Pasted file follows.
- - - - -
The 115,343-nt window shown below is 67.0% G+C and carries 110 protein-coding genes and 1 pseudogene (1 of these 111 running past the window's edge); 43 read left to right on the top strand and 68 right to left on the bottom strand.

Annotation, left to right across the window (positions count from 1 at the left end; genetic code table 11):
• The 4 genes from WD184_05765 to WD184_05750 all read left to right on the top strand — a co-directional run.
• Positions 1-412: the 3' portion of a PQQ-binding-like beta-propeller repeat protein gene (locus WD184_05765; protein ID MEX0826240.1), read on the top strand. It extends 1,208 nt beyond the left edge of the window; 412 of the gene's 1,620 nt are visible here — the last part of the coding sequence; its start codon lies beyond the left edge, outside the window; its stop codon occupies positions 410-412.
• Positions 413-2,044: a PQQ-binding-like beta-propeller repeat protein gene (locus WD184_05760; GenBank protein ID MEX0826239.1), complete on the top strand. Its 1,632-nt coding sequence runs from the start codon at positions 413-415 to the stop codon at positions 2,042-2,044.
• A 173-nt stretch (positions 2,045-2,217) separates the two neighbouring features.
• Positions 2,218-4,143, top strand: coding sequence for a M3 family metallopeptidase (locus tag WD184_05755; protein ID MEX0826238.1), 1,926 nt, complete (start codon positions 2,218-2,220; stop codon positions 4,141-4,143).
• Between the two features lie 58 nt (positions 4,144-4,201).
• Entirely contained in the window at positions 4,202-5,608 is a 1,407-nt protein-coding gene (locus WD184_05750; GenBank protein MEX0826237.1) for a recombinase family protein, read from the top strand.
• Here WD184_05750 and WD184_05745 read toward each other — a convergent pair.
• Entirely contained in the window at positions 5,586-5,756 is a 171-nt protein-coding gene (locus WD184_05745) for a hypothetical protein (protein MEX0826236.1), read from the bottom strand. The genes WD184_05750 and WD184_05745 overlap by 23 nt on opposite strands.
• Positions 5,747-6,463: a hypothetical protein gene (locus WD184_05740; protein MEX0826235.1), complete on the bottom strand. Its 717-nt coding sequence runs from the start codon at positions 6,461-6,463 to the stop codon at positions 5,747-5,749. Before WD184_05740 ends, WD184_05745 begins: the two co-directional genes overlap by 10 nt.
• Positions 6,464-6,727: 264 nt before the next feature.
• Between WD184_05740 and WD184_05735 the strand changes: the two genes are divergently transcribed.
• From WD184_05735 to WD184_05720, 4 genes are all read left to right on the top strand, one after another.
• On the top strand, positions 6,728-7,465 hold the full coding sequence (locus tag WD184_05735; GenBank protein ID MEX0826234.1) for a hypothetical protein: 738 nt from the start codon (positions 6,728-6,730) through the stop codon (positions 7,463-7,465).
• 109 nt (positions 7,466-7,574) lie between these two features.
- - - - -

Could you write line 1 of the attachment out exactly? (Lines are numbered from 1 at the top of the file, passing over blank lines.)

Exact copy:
The 115,343-nt window shown below is 67.0% G+C and carries 110 protein-coding genes and 1 pseudogene (1 of these 111 running past the window's edge); 43 read left to right on the top strand and 68 right to left on the bottom strand.